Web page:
Old 12-20-2005, 03:08 PM   #6
Barrett
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I don't know if the file permissions were changed in XP or linux. I had installed a new router and was marking folders to be shared over my local lan. I did this in the same partition on the same PC while it was running XP and later Linux. I have since discovered that in XP the default is that shared files are read-only for network users. I am still too newbie to have a clear grasp of how badly I may have messed up in Linux. But I was able to solve the problem in Linux with something like "chmod +w Directory".
 
Old 12-20-2005, 06:02 PM   #7
tkedwards
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FAT32 partitions have no permissions wether you're in Linux or Windows - the umask option on the amount tells Linux what permissions it should pretend that the FAT32 partition has. There is also the permissions of the mount point on the Linux side - ie. the directory that it is mounted in. Sometimes if they are wrong it can stop you accessing the mounted partition and that is probably what you fixed with your chmod.
 
Old 12-21-2005, 11:26 AM   #8
Barrett
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It could be that I have a vocabulary problem. When I setup file sharing in XP, there are switches for allowing or not allowing other users read-only access or read-and-write access. Is this different than 'permissions'?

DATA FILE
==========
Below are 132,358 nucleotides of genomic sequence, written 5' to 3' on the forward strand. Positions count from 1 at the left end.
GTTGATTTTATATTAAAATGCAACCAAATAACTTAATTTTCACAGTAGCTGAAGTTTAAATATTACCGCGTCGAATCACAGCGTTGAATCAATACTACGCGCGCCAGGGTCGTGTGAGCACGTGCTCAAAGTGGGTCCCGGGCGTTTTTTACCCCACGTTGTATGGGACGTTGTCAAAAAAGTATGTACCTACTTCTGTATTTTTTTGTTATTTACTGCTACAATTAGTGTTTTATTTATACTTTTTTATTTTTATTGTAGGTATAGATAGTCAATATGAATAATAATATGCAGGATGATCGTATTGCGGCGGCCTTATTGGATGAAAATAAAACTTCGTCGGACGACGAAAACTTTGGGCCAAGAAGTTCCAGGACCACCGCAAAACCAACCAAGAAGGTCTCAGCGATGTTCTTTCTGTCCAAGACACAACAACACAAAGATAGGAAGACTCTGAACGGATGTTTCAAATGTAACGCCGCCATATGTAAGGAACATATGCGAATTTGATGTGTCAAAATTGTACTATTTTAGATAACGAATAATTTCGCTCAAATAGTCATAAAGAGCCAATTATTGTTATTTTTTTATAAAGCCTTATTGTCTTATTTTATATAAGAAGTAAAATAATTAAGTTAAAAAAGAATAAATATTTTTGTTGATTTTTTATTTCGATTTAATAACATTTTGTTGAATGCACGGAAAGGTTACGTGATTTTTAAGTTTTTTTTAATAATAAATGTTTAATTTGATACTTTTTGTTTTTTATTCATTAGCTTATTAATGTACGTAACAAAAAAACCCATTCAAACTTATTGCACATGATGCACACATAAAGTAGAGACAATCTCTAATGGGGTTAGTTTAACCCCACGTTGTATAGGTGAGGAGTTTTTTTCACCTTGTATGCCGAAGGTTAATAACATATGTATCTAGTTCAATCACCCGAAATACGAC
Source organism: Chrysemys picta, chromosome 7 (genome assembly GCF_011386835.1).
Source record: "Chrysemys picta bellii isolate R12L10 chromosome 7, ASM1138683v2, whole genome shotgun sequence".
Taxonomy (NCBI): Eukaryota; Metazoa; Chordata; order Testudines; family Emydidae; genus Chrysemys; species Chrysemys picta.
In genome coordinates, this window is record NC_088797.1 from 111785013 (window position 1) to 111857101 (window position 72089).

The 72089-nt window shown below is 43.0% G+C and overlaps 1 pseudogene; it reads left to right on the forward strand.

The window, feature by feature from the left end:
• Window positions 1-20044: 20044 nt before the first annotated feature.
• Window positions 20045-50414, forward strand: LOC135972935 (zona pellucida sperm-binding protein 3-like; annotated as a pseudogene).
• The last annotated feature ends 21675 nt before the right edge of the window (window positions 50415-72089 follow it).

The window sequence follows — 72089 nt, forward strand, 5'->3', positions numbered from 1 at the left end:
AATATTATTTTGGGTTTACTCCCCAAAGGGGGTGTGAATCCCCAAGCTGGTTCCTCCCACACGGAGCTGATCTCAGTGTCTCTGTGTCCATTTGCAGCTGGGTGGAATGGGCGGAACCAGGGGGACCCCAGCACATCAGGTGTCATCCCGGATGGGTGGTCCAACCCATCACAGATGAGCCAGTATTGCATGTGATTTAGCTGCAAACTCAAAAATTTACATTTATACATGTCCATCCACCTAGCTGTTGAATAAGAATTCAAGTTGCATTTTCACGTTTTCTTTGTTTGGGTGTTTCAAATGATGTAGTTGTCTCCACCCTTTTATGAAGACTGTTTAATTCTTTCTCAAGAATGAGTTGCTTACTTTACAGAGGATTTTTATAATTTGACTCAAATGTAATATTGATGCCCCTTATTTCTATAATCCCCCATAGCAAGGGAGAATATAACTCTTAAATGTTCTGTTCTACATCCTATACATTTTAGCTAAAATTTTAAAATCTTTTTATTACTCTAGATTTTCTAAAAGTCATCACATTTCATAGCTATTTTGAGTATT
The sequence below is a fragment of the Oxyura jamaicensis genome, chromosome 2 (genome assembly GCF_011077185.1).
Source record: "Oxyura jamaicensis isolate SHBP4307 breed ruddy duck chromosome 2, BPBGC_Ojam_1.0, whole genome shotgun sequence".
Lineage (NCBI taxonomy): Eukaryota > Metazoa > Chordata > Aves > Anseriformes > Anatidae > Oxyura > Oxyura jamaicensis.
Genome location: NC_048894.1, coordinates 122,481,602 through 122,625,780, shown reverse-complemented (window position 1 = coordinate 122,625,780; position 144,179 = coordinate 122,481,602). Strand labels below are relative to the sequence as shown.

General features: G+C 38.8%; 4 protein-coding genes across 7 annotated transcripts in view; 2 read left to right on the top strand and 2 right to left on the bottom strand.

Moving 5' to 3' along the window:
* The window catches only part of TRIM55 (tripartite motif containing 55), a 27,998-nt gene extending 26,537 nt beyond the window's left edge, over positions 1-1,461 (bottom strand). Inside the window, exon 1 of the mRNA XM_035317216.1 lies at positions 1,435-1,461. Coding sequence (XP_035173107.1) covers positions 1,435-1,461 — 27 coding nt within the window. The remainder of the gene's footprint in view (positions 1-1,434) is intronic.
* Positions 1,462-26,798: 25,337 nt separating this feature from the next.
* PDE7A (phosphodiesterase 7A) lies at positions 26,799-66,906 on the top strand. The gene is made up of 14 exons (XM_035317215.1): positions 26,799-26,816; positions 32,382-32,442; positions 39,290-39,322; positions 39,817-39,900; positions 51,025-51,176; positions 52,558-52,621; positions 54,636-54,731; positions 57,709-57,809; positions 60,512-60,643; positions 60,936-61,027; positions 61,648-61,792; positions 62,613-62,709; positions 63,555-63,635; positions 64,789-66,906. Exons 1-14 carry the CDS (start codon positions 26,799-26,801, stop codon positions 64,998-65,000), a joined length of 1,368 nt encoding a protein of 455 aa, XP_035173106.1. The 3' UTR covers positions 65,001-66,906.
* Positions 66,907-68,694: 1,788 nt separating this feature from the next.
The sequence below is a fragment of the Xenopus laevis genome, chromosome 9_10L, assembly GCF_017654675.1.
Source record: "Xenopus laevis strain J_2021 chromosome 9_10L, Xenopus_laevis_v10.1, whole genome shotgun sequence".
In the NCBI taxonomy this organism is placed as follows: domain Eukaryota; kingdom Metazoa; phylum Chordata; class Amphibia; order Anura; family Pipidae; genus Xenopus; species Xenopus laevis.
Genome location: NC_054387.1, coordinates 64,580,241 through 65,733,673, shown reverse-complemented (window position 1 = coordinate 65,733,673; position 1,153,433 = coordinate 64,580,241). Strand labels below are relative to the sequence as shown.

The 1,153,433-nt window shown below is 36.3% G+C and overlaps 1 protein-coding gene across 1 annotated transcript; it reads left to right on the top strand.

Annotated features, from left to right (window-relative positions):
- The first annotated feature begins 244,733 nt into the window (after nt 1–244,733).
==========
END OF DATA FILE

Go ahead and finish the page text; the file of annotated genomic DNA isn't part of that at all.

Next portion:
I had a umask statement with a lot of zeros in fstab, and the directories will still read-only.

There is also another bit of the story, which is that the directories that mysteriously became read-only had a soft link to my linux partition, which is, I believe, an ext partition.

Thanks for your help. It's really good to learn.
 
Old 12-21-2005, 11:42 AM   #9
linuxlastslonge
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this may be off topic as well, but, in reply to:

Quote:
This may be off topic, but FAT32 partitions do not (ie, cannot) recognize Linux file permissions
there is a handy application that can read ext2/ext3 partition from windows:

http://uranus.it.swin.edu.au/~jn/linux/explore2fs.htm


this is useful for transfering files without the hassle
of using cd's or floppies.
 
Old 12-21-2005, 05:19 PM   #10
tkedwards
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Quote:
It could be that I have a vocabulary problem. When I setup file sharing in XP, there are switches for allowing or not allowing other users read-only access or read-and-write access. Is this different than 'permissions'?
It depends what you mean by 'file sharing'. Both Windows and Linux have seperate ACLs for file shares - in Windows its set on the 'Share' tab of the properties for that folder, in Linux its set in /etc/samba/smb.conf or one of the many GUI samba frontends (Swat, Webmin Samba Module etc.). Both systems also have permissions on the underlying files as well.